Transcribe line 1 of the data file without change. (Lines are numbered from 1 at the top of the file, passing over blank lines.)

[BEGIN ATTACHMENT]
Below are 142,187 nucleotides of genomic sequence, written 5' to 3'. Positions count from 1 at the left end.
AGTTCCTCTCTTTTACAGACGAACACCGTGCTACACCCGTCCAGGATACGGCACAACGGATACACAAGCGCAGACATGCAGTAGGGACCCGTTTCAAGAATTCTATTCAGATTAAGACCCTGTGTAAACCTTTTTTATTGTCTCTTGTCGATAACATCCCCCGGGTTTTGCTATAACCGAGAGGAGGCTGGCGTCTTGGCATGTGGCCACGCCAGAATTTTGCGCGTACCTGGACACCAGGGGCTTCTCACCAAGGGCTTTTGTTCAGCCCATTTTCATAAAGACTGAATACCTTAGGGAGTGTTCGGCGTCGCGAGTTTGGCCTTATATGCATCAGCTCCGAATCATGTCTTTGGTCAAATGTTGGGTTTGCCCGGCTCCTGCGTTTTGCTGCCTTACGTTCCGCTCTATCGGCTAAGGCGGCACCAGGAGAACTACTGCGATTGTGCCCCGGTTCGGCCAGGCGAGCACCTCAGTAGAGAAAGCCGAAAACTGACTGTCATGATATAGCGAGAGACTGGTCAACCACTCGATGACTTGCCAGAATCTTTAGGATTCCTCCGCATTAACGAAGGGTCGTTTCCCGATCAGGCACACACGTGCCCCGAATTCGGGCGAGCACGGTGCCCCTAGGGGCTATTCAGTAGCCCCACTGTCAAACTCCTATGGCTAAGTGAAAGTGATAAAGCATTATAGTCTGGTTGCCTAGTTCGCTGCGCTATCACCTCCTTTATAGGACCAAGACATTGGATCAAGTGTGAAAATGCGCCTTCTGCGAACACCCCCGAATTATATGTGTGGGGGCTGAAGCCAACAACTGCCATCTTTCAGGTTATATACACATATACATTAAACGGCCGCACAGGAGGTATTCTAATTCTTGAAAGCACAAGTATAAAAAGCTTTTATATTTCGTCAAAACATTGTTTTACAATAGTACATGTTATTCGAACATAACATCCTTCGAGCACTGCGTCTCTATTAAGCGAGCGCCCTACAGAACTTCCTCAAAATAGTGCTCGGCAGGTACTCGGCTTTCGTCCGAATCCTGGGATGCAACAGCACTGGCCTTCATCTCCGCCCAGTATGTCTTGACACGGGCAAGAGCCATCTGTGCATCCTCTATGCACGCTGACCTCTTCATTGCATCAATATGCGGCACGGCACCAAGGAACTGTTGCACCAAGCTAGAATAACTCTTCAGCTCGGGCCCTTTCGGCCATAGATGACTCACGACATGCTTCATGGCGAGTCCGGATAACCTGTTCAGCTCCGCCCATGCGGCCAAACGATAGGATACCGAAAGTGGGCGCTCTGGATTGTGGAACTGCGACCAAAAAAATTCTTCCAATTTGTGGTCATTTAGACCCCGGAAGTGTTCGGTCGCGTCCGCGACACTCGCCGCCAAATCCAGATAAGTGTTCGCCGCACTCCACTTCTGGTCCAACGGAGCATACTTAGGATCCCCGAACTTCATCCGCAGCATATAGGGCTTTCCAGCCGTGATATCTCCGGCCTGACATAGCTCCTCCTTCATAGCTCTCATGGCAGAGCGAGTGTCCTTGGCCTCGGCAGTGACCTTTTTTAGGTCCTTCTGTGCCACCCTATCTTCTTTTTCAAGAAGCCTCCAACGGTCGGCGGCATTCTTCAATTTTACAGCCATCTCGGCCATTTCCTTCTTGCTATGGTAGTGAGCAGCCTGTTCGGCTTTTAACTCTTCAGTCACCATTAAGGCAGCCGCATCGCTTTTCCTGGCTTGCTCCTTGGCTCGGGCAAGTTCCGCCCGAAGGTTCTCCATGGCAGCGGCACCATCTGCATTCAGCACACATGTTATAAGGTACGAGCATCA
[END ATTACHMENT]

Below are 142,187 nucleotides of genomic sequence, written 5' to 3'. Positions count from 1 at the left end.